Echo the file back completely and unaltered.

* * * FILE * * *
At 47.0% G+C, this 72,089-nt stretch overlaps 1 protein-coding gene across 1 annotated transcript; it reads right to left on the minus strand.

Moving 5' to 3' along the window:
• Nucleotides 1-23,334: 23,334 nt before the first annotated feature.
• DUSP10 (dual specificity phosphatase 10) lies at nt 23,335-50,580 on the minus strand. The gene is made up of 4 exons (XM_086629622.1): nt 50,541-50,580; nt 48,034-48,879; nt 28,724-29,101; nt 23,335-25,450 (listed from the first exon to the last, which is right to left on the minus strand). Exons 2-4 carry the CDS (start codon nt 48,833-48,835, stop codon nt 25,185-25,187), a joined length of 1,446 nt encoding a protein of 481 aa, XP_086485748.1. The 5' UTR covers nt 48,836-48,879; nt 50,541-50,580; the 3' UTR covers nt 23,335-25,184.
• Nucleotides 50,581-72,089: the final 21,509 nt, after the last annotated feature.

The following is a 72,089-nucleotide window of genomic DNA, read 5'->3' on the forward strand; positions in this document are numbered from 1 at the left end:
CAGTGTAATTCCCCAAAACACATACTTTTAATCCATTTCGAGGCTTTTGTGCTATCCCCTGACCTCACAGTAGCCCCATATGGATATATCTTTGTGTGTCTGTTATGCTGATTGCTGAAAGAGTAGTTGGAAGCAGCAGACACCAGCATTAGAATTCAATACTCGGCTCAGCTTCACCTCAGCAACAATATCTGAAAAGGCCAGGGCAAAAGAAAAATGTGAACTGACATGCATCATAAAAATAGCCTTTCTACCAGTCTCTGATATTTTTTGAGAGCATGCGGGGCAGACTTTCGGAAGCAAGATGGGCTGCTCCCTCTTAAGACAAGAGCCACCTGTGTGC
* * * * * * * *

At 47.0% G+C, this 72,089-nt stretch overlaps 1 protein-coding gene across 1 annotated transcript; it reads right to left on the minus strand.

Moving 5' to 3' along the window:
• Nucleotides 1-23,334: 23,334 nt before the first annotated feature.
• DUSP10 (dual specificity phosphatase 10) lies at nt 23,335-50,580 on the minus strand. The gene is made up of 4 exons (XM_086629622.1): nt 50,541-50,580; nt 48,034-48,879; nt 28,724-29,101; nt 23,335-25,450 (listed from the first exon to the last, which is right to left on the minus strand). Exons 2-4 carry the CDS (start codon nt 48,833-48,835, stop codon nt 25,185-25,187), a joined length of 1,446 nt encoding a protein of 481 aa, XP_086485748.1. The 5' UTR covers nt 48,836-48,879; nt 50,541-50,580; the 3' UTR covers nt 23,335-25,184.
• Nucleotides 50,581-72,089: the final 21,509 nt, after the last annotated feature.

The following is a 72,089-nucleotide window of genomic DNA, read 5'->3' on the forward strand; positions in this document are numbered from 1 at the left end:
CAGTGTAATTCCCCAAAACACATACTTTTAATCCATTTCGAGGCTTTTGTGCTATCCCCTGACCTCACAGTAGCCCCATATGGATATATCTTTGTGTGTCTGTTATGCTGATTGCTGAAAGAGTAGTTGGAAGCAGCAGACACCAGCATTAGAATTCAATACTCGGCTCAGCTTCACCTCAGCAACAATATCTGAAAAGGCCAGGGCAAAAGAAAAATGTGAACTGACATGCATCATAAAAATAGCCTTTCTACCAGTCTCTGATATTTTTTGAGAGCATGCGGGGCAGACTTTCGGAAGCAAGATGGGCTGCTCCCTCTTAAGACAAGAGCCACCTGTGTGC